Leinster championship: home rule is key if Kilkenny to advance

John Knox

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John Knox

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Leinster championship: home rule is key if Kilkenny to advance

T.J. Reid has been a key man in the Kilkenny attack

Winning home games will be crucial, and any county that can nick an away victory will benefit hugely in the revamped Leinster senior hurling championship.
Championship 2018 is set for an explosive start this weekend when National League champions, Kilkenny travel to play Dublin and All-Ireland and Leinster kings, Galway are challenged by Offaly.
The fifth county in the province in the running for the O’Keeffe and MacCarthy Cups are Wexford, who will join the fray the following weekend.

The championship will produced an unprecedented level of competition, but there is little margin for error.
The aim for all has to be a top three finish.
Counties not making that cut are gone.
The season will be over for the team that finishes fourth at the end of the preliminaries on June 9.
The fifth and bottom placed team in the Leinster championship Round Robin will be relegated to the Joe McDonagh Cup next year.
Win at home
As each county faces two games at home, the key to breaking the back in the effort to qualify for the next phase is to win on your own turf.
Kilkenny entertain Offaly at Nowlan Park on Sunday week, and their second home tie is in the last round against Wexford on June 9.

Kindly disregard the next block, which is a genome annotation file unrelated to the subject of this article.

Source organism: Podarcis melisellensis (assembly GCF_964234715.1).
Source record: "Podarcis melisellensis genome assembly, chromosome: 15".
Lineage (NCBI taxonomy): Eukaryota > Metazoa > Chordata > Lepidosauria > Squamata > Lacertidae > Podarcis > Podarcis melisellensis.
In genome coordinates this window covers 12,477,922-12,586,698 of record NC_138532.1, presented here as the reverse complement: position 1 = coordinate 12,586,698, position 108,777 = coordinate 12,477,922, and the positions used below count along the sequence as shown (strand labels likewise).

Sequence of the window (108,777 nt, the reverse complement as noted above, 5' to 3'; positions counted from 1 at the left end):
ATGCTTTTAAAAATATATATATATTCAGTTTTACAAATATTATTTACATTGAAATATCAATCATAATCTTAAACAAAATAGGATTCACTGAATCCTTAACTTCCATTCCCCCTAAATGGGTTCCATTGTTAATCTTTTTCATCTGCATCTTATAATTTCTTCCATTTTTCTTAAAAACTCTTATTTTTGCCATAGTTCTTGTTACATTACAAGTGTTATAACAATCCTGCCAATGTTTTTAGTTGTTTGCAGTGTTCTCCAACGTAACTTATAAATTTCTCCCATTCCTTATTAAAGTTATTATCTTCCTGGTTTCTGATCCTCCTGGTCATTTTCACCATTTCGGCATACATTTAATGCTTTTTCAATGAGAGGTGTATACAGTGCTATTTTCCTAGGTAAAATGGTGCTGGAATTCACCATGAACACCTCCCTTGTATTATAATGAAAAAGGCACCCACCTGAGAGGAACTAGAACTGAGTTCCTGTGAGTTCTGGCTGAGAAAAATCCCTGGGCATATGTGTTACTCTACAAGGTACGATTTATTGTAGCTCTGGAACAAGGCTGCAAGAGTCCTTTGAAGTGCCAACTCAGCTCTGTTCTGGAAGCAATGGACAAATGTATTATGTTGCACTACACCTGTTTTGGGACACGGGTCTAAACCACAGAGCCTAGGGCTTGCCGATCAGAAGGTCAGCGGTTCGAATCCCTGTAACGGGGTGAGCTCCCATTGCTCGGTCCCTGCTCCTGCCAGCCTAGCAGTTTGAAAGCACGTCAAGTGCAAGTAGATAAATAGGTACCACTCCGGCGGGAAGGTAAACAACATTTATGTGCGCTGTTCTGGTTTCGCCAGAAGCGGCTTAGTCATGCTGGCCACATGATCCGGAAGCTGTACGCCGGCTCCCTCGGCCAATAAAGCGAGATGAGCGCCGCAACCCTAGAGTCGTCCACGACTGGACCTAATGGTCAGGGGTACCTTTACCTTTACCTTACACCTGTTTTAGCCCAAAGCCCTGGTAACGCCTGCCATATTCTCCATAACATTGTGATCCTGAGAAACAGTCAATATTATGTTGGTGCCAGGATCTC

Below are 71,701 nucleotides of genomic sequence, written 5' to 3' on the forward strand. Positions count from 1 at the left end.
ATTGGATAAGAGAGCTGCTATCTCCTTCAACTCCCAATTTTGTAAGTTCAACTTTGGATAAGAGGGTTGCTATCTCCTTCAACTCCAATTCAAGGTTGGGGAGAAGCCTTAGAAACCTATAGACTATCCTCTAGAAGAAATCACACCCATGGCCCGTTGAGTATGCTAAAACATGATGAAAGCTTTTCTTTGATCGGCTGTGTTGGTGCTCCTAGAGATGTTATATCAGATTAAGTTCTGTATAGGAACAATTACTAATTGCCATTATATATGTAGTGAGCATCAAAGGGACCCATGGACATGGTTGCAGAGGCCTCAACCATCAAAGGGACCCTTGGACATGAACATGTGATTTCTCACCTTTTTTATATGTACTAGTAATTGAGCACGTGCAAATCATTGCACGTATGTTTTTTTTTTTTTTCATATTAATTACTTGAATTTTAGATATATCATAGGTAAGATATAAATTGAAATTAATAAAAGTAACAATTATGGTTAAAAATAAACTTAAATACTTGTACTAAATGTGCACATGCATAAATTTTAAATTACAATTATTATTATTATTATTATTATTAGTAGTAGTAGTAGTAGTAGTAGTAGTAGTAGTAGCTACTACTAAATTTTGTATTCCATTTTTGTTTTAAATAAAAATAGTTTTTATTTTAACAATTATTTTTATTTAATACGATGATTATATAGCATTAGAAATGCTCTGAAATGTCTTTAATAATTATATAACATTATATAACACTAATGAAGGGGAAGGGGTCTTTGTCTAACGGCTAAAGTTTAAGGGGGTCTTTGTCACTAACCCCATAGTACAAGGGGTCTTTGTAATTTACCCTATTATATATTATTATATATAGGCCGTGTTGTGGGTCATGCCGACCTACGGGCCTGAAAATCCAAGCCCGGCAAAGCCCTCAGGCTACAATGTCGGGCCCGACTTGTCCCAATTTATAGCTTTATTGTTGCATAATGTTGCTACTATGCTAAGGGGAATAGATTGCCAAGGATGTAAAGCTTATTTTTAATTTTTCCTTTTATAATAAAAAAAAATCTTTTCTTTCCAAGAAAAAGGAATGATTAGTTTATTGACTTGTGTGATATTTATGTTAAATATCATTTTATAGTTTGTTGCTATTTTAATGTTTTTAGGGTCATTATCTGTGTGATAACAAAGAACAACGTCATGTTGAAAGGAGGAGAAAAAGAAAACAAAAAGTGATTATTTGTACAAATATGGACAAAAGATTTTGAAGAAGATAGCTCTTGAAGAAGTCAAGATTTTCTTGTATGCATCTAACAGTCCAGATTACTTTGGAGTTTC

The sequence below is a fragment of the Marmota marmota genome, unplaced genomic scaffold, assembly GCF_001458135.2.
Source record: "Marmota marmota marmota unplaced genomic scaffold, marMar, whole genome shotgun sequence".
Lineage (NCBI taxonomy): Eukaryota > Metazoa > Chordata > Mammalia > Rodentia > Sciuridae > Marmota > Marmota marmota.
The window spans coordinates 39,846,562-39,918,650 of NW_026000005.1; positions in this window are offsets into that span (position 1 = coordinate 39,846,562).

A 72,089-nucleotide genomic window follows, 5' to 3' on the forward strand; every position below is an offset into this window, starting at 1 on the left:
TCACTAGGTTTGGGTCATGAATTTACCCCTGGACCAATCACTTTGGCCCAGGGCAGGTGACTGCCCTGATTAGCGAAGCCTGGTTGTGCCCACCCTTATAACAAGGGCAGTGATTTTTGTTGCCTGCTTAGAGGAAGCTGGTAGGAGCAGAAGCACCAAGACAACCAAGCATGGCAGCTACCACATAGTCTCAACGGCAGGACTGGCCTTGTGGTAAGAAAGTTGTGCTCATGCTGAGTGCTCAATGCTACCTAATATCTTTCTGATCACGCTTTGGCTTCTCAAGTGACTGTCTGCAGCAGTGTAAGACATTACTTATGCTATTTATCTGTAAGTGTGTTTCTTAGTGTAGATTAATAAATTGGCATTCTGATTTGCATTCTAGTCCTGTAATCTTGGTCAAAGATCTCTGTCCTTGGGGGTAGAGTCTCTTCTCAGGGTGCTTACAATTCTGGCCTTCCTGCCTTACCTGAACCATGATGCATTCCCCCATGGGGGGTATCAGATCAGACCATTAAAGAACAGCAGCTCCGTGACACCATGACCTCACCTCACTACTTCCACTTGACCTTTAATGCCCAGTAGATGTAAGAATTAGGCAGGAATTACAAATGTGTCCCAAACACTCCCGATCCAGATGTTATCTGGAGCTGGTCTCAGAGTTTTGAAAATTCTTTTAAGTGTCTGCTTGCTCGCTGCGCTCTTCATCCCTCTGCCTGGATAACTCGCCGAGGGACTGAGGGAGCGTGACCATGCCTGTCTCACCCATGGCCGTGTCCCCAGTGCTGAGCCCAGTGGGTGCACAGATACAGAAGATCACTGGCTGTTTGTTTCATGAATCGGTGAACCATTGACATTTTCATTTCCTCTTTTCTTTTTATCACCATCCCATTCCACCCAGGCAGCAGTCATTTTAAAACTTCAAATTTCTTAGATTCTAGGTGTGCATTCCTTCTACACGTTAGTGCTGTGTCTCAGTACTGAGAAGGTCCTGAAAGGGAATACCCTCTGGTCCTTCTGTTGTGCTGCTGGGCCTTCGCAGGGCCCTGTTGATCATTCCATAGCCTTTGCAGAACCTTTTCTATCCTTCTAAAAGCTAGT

On Sunday (2pm) they travel to Parnell Park, a grounds that can be intimidating because of its tight dimensions.
If the Cats can nick something there it would set them up brilliantly for the rest of the campaign.
“You cannot be afraid of any challenge,” insisted experienced Kilkenny goalkeeper, Eoin Murphy, a four times senior All-Ireland medal winner.
Meet challenge
“You have to meet everything head on. Parnell Park is a tough place to go.
“The first game is massive in terms of building momentum for Leinster, so the challenge won’t be easy,” he added.
Kilkenny will be chasing a seventh successive victory after thundering through the National League when they turned things around in dramatic fashion after losing the opening two matches.
“The 13th, unlucky for some, but who,” smiled former Galway manager and current Dublin coach, Anthony Cunningham when he spoke to the ’People.
“Kilkenny have been brilliant in the League, so, so hungry again.
Kilkenny gone
“A lot of people were saying Kilkenny were gone, but hurling is so strong in the county.
“Under-age is strong; colleges is strong; club hurling is very strong. That was never going to happen,” he insisted.
Kilkenny’s second away match is against Galway in Pearse Stadium on May 27.
See also pages 40 to 44.